Third Time’s a Charm School Budget Passes

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Thursday June 08, 2017

Voting District

7-1 Orchard: Yes: 1,017 No: 477 Total:  1,494

7-2 FHTMS: Yes: 1,002 No: 652 Total: 1,654

7-3 FHTMS: Yes: 555 No: 330 Total: 885

7-4 Chamberlin: Yes: 572 No: 608 Total: 1,180

Total Yes: 3,146 Total No: 2,067 Total: 5,213

Yes:60.35% No:39.65% Total: 100%

Total Registered to Vote: 14,438

Percent Voted: 36.1%

On June 6, the South Burlington School District’s revised FY’18 budget passed by a wide margin. The budget development process, which began in October 2016, faced fierce scrutiny and, ultimately, was defeated in two previous budget votes this spring. The school board and administration re-evaluated their communication strategies and successfully fine-tuned a budget that the majority of voters could understand and support.

Voter turnout was unusually high, possibly due to significant outreach efforts via social media by the Vote Yes PAC, the Rebel Alliance PAC, and the district itself. Typical turnout for a non-presidential election hovers around 23 percent. In the June 6 turnout, 5,213 votes were cast, representing participation of 36 percent of South Burlington’s registered voters.

The convenience of early voting in person at City Hall or via absentee ballot continued to be popular with a record 1,500 residents taking advantage of this option.

The “no” votes accounted for nearly 40 percent of the votes with a tally of 2,067, while the supporters of the budget registered 3,146 “yes” votes, representing 60 percent of the total. Three of the voting districts, Orchard 7-1, FHTMS 7-2, and FHTMS 7-3, all passed the budget. In the Chamberlin voting district 7- 4, the budget was defeated with 608 “no” votes to 573 “yes” votes.

This budget saw substantial reductions from the initial $50 million budget proposed at town meeting day in March. The third proposed budget, which was approved, came in at $49,268,888. This represents a 4.98 percent increase over FY ‘17, a bump that was offset by non-property tax revenues of $12,046,081 (a 14.22 percent increase over FY ‘17). This brought the net cost of the budget increase to a 2.18 percent increase, which is in line with the district’s ten year average for budgets. However, the numbers voters saw on the ballot, as required by state statute, represented the budget total and cost per equalized pupil, which is $15, 401, an increase of 2.32 percent. Ultimately, these figures resulted in a 1.20 percent tax decrease over FY ‘17 for residents. Additional savings will be seen in calculations for tax bills that are adjusted for income sensitivity.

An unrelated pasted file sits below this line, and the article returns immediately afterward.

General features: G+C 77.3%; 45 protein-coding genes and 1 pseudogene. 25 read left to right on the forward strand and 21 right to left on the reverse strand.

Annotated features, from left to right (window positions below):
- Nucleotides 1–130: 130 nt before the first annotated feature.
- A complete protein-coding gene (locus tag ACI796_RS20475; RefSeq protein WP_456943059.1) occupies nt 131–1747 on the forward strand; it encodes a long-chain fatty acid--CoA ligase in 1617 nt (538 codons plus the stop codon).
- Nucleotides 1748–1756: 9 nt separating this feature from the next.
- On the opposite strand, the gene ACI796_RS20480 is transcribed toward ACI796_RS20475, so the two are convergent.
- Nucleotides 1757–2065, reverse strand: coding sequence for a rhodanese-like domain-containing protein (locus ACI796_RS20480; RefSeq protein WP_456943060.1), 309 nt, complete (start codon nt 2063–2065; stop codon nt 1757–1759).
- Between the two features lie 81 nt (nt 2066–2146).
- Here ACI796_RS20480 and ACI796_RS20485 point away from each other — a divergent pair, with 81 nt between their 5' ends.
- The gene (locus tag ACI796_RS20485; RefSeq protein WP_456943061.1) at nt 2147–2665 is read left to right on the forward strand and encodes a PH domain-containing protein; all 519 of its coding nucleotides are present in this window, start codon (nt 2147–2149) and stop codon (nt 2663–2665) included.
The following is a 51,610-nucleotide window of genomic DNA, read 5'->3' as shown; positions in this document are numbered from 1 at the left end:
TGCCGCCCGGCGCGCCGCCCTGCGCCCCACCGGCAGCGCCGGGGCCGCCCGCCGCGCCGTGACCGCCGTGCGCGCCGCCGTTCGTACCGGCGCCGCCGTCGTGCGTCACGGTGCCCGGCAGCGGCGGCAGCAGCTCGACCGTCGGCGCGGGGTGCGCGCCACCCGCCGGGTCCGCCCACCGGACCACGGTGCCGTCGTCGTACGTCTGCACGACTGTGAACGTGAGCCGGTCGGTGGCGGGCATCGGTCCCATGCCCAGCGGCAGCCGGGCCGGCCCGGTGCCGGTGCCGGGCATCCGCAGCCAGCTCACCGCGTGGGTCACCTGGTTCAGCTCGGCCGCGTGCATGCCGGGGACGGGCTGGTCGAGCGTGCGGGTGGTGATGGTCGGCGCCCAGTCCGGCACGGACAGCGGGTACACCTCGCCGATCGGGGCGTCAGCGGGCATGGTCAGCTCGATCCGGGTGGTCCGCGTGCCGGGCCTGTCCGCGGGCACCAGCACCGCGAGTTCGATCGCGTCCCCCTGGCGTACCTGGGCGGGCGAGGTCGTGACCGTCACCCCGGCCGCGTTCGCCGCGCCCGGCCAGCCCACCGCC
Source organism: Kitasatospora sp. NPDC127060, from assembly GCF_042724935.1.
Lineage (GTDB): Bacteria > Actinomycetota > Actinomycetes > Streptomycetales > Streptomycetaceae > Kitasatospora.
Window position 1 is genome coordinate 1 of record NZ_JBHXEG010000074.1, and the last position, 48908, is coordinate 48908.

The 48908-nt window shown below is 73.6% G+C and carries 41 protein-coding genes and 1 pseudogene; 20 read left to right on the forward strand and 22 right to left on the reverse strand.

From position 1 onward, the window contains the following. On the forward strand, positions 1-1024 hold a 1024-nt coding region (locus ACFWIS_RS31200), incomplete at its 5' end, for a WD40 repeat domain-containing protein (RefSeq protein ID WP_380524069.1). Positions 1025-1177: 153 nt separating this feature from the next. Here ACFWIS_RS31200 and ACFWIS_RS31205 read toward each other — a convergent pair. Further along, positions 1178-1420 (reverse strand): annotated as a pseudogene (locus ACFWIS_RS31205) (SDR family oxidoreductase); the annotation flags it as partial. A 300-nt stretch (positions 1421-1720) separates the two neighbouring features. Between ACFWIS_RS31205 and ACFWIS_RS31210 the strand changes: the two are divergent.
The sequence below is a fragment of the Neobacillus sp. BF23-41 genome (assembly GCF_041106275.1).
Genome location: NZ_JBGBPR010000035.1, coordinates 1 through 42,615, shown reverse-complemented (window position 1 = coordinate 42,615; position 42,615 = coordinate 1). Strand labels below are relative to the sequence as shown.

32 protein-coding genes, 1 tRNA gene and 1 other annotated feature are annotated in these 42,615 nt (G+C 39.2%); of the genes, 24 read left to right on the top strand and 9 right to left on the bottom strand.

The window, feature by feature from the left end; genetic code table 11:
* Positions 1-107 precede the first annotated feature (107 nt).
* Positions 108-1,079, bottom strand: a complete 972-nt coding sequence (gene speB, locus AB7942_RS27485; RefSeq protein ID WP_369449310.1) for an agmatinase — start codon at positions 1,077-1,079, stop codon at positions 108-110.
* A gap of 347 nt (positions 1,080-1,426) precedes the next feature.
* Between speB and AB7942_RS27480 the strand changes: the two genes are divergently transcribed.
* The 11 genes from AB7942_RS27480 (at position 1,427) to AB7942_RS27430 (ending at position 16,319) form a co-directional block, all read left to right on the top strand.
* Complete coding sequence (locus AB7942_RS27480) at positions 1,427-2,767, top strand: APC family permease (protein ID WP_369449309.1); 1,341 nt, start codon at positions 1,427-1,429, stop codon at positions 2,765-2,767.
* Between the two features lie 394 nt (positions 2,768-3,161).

The recommended budget maintains appropriate class sizes in the elementary grades and funds a contingency elementary teacher, per the board’s request. It preserves programming at the middle and high school, but removes the targeted math and literacy support at that level. It also minimizes staff cuts, introduces a pilot program to better support trauma affected students, and supports state mandated personalized learning plans at the middle and high school.

The recommended budget did not include funding for the uniform changes needed to replace Rebel gear.

Proponents of the “yes” votes supported competitive programming for both current and future students, keeping reasonable class sizes, and continuing to make South Burlington a desirable community for prospective residents.

Critics of the budget noted unsustainable growth in district spending overall and often pointed to teacher salaries and benefits, and accountability, as well as the Rebel name change as key reasons for continuing to vote down the budget.

With the budget passed, the board will continue their efforts toward securing a contract with the SBEA and the district’s two other bargaining units. Currently, of the more than 150 teachers’ union contracts in the state, only about 10 have reached settlements, while the majority have passed budgets.

SOURCE: Corey Burdick, Correspondent